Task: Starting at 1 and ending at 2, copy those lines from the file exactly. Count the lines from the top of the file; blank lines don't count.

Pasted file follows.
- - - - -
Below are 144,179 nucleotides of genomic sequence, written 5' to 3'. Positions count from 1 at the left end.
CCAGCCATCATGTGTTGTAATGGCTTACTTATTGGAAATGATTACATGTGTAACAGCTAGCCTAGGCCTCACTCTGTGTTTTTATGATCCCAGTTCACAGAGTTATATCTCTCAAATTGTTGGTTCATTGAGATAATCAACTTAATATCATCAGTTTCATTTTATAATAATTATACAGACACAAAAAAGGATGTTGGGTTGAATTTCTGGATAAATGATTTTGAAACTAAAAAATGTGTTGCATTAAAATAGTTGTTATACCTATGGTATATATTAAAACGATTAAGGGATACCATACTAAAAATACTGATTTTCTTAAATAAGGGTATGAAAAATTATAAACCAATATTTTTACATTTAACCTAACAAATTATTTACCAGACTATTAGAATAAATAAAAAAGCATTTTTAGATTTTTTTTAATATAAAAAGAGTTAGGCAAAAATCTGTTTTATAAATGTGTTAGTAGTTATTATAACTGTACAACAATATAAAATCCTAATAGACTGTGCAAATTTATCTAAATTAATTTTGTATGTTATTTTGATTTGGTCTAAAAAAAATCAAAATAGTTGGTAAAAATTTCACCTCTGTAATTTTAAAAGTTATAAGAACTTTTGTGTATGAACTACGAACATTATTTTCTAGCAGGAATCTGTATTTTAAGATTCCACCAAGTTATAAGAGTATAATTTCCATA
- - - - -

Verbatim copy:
Below are 144,179 nucleotides of genomic sequence, written 5' to 3'. Positions count from 1 at the left end.
CCAGCCATCATGTGTTGTAATGGCTTACTTATTGGAAATGATTACATGTGTAACAGCTAGCCTAGGCCTCACTCTGTGTTTTTATGATCCCAGTTCACAGAGTTATATCTCTCAAATTGTTGGTTCATTGAGATAATCAACTTAATATCATCAGTTTCATTTTATAATAATTATACAGACACAAAAAAGGATGTTGGGTTGAATTTCTGGATAAATGATTTTGAAACTAAAAAATGTGTTGCATTAAAATAGTTGTTATACCTATGGTATATATTAAAACGATTAAGGGATACCATACTAAAAATACTGATTTTCTTAAATAAGGGTATGAAAAATTATAAACCAATATTTTTACATTTAACCTAACAAATTATTTACCAGACTATTAGAATAAATAAAAAAGCATTTTTAGATTTTTTTTAATATAAAAAGAGTTAGGCAAAAATCTGTTTTATAAATGTGTTAGTAGTTATTATAACTGTACAACAATATAAAATCCTAATAGACTGTGCAAATTTATCTAAATTAATTTTGTATGTTATTTTGATTTGGTCTAAAAAAAATCAAAATAGTTGGTAAAAATTTCACCTCTGTAATTTTAAAAGTTATAAGAACTTTTGTGTATGAACTACGAACATTATTTTCTAGCAGGAATCTGTATTTTAAGATTCCACCAAGTTATAAGAGTATAATTTCCATA